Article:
First published in 1859, John Stuart Mill's On Liberty is an exhaustive exploration of social and civic liberty, its limits, and its consequences. Mill's work is a classic of political liberalism that contains a rational justification of the freedom of the individual in opposition to the claims of the state. Drawing upon the empiricism of John Locke, George Berkeley, and David Hume and the utilitarianism of Jeremy Bentham, On Liberty defends the representative democracy as the culmination of society's progression from lower to higher stages, even as it recognizes one of the unique dangers of this type of government-namely, the "tyranny of the majority."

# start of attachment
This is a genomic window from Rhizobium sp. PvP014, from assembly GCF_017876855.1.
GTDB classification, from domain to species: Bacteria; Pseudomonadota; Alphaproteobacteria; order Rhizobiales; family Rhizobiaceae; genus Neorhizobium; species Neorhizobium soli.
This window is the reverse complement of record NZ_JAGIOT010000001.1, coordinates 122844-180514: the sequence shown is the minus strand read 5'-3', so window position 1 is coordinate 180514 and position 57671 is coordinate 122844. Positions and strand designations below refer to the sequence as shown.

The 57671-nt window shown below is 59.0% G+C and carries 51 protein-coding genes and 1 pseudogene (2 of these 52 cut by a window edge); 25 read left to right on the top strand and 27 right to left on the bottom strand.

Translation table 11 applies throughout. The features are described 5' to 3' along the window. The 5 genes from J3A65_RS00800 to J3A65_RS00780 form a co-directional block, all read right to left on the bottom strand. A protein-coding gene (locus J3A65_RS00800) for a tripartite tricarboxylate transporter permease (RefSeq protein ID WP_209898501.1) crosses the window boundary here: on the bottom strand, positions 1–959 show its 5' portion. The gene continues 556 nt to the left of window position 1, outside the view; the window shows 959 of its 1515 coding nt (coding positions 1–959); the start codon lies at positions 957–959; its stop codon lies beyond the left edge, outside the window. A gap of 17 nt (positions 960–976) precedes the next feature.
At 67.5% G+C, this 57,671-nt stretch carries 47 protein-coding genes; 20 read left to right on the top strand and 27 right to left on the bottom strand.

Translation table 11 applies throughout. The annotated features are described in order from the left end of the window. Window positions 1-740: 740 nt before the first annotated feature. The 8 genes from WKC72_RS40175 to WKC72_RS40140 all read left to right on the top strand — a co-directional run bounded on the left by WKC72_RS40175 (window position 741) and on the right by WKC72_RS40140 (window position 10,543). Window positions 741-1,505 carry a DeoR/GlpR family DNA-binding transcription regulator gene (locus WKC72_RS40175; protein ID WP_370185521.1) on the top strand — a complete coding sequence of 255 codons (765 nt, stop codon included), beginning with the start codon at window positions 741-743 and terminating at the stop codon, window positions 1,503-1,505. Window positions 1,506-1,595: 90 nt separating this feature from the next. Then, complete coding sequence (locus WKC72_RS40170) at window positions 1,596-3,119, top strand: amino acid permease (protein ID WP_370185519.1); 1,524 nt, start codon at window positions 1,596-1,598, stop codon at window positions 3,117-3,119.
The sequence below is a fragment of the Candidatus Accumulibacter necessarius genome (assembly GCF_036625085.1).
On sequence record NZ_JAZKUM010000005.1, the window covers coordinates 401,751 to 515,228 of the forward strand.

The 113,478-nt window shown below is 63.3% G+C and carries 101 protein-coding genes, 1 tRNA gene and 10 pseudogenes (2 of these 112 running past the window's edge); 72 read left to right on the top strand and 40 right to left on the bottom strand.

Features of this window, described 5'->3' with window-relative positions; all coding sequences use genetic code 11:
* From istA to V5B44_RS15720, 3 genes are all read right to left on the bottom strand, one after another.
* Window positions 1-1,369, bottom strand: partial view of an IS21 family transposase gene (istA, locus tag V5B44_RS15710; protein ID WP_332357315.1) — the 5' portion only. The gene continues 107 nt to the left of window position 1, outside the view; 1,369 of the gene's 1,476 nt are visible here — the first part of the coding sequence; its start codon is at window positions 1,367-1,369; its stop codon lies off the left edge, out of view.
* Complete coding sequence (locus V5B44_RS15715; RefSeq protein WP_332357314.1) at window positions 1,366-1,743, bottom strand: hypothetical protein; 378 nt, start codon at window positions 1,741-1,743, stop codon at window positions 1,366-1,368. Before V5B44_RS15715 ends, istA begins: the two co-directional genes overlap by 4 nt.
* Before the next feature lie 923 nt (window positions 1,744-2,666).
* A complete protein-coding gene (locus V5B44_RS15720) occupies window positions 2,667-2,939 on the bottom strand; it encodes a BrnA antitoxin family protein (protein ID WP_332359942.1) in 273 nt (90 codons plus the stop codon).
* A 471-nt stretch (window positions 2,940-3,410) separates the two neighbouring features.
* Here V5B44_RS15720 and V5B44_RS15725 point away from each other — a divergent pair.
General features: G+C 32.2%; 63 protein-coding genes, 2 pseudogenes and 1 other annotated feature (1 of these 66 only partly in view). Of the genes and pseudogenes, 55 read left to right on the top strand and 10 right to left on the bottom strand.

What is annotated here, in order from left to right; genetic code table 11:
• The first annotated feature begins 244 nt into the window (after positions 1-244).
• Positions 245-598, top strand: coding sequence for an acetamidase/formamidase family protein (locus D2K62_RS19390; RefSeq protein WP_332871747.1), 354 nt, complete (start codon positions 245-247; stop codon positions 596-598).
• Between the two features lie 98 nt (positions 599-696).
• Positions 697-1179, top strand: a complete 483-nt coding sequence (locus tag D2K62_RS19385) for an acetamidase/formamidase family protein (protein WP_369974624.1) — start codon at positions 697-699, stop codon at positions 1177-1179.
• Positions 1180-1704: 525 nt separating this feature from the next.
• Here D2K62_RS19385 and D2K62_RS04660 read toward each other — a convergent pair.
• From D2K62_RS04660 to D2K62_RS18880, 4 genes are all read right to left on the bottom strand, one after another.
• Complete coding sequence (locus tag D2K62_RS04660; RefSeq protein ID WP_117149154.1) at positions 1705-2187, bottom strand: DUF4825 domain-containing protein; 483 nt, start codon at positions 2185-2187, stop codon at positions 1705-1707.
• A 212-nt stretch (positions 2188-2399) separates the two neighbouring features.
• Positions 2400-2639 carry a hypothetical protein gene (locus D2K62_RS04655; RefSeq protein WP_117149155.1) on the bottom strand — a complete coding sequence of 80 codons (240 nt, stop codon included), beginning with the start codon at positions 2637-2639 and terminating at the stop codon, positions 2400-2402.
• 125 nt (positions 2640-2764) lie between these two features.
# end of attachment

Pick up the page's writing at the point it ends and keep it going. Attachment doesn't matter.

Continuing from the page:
Central to Mill's ideology is the harm principle-the idea that individual liberties should only be curtailed when they harm or interfere with the ability of others to exercise their own liberties. Unlike other liberal theorists, Mill did not rely upon theories of abstract rights to support his ideology, but rather grounded his philosophy in ideas of utility. As relevant to modern audiences as it was to Mill's Victorian readership, On Liberty is an enduring classic of political thought.